Clinical Developments

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Revolutionary Sensor for Detecting Faecal Incontinence

March 2021

Revolutionary Sensor for Detecting Faecal Incontinence

Oxford Optronix Ltd is delighted to have received a UK government grant from the National Institute of Health Research (NIHR) to help fund the development of the world’s first device for reliably detecting and reporting adult faecal incontinence.

Commenting on the award, Dr Andy Obeid, CEO of Oxford Optronix said, ‘Faecal Incontinence occurs when someone is unable to perform normal toileting behaviour; it is a devastating social and hygiene problem that affects 2-3% of all adults - particularly those living with dementia and other neurodegenerative diseases. Faecal incontinence undermines dignity, damages skin, risks infection and is distressing for individuals, nurses, care-home staff and relatives alike.’

‘Oxford Optronix has developed a unique (and recently patented) technology that can reliably detect when a person has passed a stool in an incontinence pad. It uses an optical sensor to detect small quantities of fluorescent light produced by the bacteria present in faeces. The device distinguishes faeces from urine. The sensing technology can be easily inserted or woven into the manufacture of a standard incontinence pad which is then simply connected to a thin, lightweight, wallet-sized, re-chargeable wearable monitor. When a patient passes stool, the device promptly alerts a nursing station or caregiver’s mobile phone.’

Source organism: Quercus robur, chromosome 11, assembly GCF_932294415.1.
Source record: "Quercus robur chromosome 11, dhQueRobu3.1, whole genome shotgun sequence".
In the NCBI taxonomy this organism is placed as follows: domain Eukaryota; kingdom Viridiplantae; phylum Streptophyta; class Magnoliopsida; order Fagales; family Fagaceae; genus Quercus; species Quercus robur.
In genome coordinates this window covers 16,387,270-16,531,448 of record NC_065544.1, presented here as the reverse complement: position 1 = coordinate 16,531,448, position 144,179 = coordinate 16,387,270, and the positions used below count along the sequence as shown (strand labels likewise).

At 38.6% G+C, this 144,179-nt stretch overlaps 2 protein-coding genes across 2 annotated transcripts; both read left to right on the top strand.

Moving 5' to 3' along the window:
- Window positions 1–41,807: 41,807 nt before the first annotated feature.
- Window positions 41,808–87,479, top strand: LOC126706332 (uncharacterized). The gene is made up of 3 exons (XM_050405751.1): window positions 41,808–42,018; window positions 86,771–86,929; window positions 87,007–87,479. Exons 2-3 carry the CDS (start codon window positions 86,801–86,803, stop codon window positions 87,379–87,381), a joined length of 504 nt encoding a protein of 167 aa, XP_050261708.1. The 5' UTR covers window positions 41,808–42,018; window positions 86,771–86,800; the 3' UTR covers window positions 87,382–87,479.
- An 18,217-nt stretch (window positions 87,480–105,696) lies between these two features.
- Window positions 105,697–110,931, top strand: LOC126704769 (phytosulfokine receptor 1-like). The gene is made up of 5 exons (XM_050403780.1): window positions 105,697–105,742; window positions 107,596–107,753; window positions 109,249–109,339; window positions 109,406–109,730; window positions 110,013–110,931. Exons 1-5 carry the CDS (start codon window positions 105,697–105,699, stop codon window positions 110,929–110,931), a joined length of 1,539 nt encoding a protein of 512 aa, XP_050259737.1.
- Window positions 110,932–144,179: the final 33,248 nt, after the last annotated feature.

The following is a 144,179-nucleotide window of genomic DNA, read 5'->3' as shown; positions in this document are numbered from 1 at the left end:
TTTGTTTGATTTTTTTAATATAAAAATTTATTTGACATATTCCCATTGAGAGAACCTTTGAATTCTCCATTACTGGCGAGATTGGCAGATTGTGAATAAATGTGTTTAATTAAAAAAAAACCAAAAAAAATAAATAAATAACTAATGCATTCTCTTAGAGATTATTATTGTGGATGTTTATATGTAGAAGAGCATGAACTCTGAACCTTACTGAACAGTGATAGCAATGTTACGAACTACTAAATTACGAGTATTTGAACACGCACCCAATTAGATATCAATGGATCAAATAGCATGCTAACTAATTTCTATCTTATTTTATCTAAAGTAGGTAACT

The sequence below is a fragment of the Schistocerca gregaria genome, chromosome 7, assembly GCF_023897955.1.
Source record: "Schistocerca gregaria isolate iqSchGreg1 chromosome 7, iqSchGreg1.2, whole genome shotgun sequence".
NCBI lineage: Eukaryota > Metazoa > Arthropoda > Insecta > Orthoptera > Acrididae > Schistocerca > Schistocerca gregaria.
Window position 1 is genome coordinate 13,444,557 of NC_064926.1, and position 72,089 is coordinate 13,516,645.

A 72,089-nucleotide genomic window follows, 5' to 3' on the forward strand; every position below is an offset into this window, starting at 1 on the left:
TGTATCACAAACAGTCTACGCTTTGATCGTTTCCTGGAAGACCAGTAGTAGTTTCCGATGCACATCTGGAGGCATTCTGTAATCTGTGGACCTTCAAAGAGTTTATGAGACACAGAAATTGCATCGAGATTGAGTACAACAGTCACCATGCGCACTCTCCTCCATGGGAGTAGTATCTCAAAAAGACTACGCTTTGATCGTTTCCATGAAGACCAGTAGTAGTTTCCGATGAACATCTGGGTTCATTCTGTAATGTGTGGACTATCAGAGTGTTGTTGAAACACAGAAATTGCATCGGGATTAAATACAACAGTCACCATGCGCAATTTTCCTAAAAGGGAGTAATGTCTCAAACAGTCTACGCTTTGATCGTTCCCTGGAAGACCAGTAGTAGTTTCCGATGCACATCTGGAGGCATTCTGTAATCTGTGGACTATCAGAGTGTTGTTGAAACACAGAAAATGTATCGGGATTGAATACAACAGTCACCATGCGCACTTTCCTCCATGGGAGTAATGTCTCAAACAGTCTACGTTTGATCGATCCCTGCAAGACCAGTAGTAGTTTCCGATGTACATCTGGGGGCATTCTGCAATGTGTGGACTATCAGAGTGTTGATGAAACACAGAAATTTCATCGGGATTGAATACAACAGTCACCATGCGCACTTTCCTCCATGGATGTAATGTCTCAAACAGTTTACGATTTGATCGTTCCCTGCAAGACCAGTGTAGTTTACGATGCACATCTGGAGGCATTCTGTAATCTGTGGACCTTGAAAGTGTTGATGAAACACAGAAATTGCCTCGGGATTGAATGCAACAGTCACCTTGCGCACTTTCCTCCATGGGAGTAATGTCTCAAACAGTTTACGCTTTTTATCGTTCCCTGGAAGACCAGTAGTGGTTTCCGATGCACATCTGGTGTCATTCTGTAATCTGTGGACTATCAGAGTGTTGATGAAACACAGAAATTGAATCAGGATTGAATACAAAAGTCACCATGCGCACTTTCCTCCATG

Working with patients directly affected by Faecal Incontinence, their families and other stakeholders including nurses, care home staff and managers, our multi-disciplinary research team will use the NIHR funding to:

  • Refine our existing prototype sensor such that it can be readily integrated into a standard, disposable incontinence pad during manufacture.
  • Develop a thin, wallet-sized, flexible and re-usable wearable monitor with wireless connectivity to a mobile phone or centralised 'nursing base station'.

Andy went on to say,

‘Our proposition is simple; changing soiled pads 'on demand' will radically transform the dignity and care of individuals suffering faecal incontinence.’